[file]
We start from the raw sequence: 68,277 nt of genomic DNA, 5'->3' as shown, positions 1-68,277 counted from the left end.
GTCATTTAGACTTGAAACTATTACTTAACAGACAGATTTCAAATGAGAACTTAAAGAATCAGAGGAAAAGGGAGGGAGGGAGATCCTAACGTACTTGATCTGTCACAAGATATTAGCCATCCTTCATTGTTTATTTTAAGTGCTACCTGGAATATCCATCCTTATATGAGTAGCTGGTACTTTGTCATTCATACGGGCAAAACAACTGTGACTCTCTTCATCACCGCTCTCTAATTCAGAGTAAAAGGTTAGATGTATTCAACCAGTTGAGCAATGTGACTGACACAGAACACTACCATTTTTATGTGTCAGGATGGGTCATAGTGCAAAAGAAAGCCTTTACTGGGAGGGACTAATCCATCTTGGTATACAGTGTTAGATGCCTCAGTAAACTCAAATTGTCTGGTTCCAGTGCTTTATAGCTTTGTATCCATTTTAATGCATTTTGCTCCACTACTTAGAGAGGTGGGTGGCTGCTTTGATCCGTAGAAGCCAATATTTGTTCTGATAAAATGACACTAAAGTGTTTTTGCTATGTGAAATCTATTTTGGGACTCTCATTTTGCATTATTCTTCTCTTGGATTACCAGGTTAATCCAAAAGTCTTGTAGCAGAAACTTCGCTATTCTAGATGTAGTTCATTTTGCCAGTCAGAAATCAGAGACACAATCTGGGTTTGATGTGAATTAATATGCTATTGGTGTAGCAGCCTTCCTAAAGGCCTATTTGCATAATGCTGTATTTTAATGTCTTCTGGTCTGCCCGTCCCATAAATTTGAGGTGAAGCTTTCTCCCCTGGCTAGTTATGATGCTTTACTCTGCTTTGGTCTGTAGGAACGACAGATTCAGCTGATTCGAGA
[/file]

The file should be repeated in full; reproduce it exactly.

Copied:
We start from the raw sequence: 68,277 nt of genomic DNA, 5'->3' as shown, positions 1-68,277 counted from the left end.
GTCATTTAGACTTGAAACTATTACTTAACAGACAGATTTCAAATGAGAACTTAAAGAATCAGAGGAAAAGGGAGGGAGGGAGATCCTAACGTACTTGATCTGTCACAAGATATTAGCCATCCTTCATTGTTTATTTTAAGTGCTACCTGGAATATCCATCCTTATATGAGTAGCTGGTACTTTGTCATTCATACGGGCAAAACAACTGTGACTCTCTTCATCACCGCTCTCTAATTCAGAGTAAAAGGTTAGATGTATTCAACCAGTTGAGCAATGTGACTGACACAGAACACTACCATTTTTATGTGTCAGGATGGGTCATAGTGCAAAAGAAAGCCTTTACTGGGAGGGACTAATCCATCTTGGTATACAGTGTTAGATGCCTCAGTAAACTCAAATTGTCTGGTTCCAGTGCTTTATAGCTTTGTATCCATTTTAATGCATTTTGCTCCACTACTTAGAGAGGTGGGTGGCTGCTTTGATCCGTAGAAGCCAATATTTGTTCTGATAAAATGACACTAAAGTGTTTTTGCTATGTGAAATCTATTTTGGGACTCTCATTTTGCATTATTCTTCTCTTGGATTACCAGGTTAATCCAAAAGTCTTGTAGCAGAAACTTCGCTATTCTAGATGTAGTTCATTTTGCCAGTCAGAAATCAGAGACACAATCTGGGTTTGATGTGAATTAATATGCTATTGGTGTAGCAGCCTTCCTAAAGGCCTATTTGCATAATGCTGTATTTTAATGTCTTCTGGTCTGCCCGTCCCATAAATTTGAGGTGAAGCTTTCTCCCCTGGCTAGTTATGATGCTTTACTCTGCTTTGGTCTGTAGGAACGACAGATTCAGCTGATTCGAGA